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Published January 14, 2014, 12:48 PM

New Grand Forks library options emerge

Library officials and city leaders Monday discussed the future of the Grand Forks Public Library, including possible new locations in the south, west and center of the city as well as a new governance structure and partners for the facility.

By: Charly Haley, Grand Forks Herald

Library officials and city leaders Monday discussed the future of the Grand Forks Public Library, including possible new locations in the south, west and center of the city as well as a new governance structure and partners for the facility.

The discussion happened during a City Council work session with council members and representatives from the Library Board.

Council members agreed that the library's future should be a city and Grand Forks County partnership, said Todd Feland, city administrator.

The council members also agreed that city staff should advertise for a professional to evaluate the library's needs and current facility, so that the city has more specifics on the project before making further decisions, Feland said.

Prior to Monday's meeting, Feland met with the Library Board and discussed the library's needs and options.

Possible locations for a new library include the Grand Cities Mall, a site near Choice Fitness Center and on 42nd Street as part of the Destination Corridor project, Feland said.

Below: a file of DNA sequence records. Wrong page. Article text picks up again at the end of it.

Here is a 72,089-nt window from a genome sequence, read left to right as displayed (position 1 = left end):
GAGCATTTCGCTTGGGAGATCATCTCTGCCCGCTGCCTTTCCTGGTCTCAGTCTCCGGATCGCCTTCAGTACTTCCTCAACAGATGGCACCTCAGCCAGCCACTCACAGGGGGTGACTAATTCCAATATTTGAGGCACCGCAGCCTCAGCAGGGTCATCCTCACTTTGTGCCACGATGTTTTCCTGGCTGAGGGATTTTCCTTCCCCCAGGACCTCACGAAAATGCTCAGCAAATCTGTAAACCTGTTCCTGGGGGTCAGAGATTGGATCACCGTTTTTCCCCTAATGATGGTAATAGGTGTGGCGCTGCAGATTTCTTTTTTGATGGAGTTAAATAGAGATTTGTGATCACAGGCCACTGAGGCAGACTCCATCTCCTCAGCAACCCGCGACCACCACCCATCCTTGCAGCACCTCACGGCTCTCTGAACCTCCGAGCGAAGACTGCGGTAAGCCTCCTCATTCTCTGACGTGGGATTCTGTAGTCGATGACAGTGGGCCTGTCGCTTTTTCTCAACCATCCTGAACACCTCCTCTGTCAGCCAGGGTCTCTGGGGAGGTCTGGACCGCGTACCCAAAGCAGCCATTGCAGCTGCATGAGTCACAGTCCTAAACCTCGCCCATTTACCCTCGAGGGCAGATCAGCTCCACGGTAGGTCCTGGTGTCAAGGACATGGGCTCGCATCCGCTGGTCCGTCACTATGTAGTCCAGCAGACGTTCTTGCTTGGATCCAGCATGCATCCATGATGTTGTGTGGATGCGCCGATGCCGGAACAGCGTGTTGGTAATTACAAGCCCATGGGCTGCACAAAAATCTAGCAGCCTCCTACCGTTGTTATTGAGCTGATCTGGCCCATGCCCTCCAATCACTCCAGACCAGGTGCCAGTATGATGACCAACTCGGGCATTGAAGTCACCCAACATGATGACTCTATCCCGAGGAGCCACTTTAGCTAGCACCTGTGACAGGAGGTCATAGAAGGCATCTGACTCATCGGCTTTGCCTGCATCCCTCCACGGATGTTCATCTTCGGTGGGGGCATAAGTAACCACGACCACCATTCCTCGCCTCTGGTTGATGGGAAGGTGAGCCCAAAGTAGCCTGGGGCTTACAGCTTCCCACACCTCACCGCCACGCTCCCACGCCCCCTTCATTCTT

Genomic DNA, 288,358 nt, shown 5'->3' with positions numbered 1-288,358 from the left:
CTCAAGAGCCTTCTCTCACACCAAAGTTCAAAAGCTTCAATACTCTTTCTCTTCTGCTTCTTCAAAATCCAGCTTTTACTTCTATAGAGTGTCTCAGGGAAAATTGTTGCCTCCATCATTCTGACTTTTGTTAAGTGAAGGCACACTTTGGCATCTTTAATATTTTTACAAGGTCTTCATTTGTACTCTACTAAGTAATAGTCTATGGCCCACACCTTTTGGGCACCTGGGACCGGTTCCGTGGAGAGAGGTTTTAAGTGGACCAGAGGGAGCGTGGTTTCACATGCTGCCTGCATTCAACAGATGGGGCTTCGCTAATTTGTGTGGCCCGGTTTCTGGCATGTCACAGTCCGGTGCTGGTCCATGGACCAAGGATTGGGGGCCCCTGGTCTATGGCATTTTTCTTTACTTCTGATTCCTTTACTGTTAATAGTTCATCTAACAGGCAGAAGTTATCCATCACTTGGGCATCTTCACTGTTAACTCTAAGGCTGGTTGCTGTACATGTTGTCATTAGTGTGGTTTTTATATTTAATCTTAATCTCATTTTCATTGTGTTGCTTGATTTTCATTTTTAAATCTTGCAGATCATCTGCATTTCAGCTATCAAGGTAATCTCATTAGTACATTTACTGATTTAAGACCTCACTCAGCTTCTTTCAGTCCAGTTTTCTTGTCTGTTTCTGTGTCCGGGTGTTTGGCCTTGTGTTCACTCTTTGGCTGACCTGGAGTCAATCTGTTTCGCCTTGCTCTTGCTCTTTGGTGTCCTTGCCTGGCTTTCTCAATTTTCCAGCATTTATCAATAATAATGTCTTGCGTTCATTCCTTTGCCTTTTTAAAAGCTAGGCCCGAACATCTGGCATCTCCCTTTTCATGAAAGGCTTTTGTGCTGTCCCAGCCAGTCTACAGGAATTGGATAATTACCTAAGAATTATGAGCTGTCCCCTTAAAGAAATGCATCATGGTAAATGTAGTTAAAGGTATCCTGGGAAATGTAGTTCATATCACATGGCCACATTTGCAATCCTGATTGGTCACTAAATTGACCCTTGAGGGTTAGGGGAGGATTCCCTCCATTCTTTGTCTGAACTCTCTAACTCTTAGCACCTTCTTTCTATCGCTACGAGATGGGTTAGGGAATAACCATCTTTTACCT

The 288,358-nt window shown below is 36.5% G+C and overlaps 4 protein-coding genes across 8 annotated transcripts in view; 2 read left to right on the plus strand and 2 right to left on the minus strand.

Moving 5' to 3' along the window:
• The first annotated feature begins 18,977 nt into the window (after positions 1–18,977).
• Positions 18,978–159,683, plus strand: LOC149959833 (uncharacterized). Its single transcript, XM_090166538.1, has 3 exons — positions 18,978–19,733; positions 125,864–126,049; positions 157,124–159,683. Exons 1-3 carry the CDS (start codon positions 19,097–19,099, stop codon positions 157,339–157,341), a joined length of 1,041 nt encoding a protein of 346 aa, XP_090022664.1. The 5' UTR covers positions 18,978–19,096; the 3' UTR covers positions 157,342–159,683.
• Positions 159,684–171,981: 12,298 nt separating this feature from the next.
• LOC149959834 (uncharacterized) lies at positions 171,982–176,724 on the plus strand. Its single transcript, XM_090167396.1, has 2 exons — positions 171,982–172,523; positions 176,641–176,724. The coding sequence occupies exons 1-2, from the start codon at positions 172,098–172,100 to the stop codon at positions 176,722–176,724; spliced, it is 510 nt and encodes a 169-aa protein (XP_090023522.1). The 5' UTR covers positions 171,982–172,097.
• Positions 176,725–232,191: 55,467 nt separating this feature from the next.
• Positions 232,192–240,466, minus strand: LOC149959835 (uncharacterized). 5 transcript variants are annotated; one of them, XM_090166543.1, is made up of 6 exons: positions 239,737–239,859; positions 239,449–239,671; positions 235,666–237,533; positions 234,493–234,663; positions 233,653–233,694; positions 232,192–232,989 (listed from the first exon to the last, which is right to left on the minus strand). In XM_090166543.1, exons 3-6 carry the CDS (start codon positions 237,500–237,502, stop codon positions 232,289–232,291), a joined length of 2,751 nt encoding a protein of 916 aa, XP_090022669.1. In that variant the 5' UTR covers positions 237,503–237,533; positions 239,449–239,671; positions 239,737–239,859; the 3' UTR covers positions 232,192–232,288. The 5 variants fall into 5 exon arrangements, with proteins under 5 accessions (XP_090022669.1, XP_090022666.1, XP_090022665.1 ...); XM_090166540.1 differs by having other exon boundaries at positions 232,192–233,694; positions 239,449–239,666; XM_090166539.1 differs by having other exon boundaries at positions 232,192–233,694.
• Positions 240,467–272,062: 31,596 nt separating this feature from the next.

In October, a task force recommended that Grand Forks build a new library instead of renovating the current facility on Library Circle, off of South Washington Street.

The estimated cost of remodeling the current facility would be $8.1 million, and the estimated cost of remodeling and expanding it would be $14 million, according to a 2012 report by JLG Architects. The report adds that even a full remodel and expansion would not solve all problems at the current facility, such as accessibility or future growth.

The professional evaluation discussed at Monday's meeting would update those estimates and get a better look at the library's needs, Feland said.

Governance structure

Council member Doug Christensen said at the meeting that part of the library's needs are to make its governance more efficient.

He said that the Library Board could make recommendations, but that it should be the city and county's job to maintain the facility.

"This building should be owned by an entity to be created," including the city and county, he said. Christensen added that, considering the changing needs of libraries, that the library should be called a "community learning center."

Eventually, the city and county will engage in financial planning for the project, Feland said.

In presenting to the council members, Library Board Chairman Brian Schill said that the library board doesn't want to overburden taxpayers and is seeking additional funding through grants, partners and possibly state funds.

Potential partners include the Dakota Science Center, Grand Forks Senior Center, Grand Forks Park Board, North Dakota Museum of Art and UND, Schill said. The library board has already had several meetings with those groups, he said.

Council member Dana Sande voiced that he doesn't want a new library to be planned only to be rejected by voters as happened in 2011.

Christensen and council member Bret Weber both said the voters didn't reject a new library, but voted against the unclear proposal and poor planning.

Weber, who also serves on the Library Board, said the board has made accommodations so that the current facility can last for the next few years, but each year it becomes more expensive.

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